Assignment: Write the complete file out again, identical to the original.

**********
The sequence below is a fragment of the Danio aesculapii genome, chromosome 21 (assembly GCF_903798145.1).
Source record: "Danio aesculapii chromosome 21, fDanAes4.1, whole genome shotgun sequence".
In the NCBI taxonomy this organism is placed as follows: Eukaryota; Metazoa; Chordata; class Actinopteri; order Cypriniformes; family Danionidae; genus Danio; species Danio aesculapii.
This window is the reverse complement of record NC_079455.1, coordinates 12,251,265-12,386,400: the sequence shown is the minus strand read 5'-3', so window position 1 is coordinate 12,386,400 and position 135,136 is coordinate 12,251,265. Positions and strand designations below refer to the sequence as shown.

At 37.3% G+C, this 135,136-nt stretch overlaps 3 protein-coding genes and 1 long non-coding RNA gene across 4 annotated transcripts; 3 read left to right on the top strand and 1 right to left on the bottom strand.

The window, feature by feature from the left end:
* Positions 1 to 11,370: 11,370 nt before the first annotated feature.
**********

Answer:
The sequence below is a fragment of the Danio aesculapii genome, chromosome 21 (assembly GCF_903798145.1).
Source record: "Danio aesculapii chromosome 21, fDanAes4.1, whole genome shotgun sequence".
In the NCBI taxonomy this organism is placed as follows: Eukaryota; Metazoa; Chordata; class Actinopteri; order Cypriniformes; family Danionidae; genus Danio; species Danio aesculapii.
This window is the reverse complement of record NC_079455.1, coordinates 12,251,265-12,386,400: the sequence shown is the minus strand read 5'-3', so window position 1 is coordinate 12,386,400 and position 135,136 is coordinate 12,251,265. Positions and strand designations below refer to the sequence as shown.

At 37.3% G+C, this 135,136-nt stretch overlaps 3 protein-coding genes and 1 long non-coding RNA gene across 4 annotated transcripts; 3 read left to right on the top strand and 1 right to left on the bottom strand.

The window, feature by feature from the left end:
* Positions 1 to 11,370: 11,370 nt before the first annotated feature.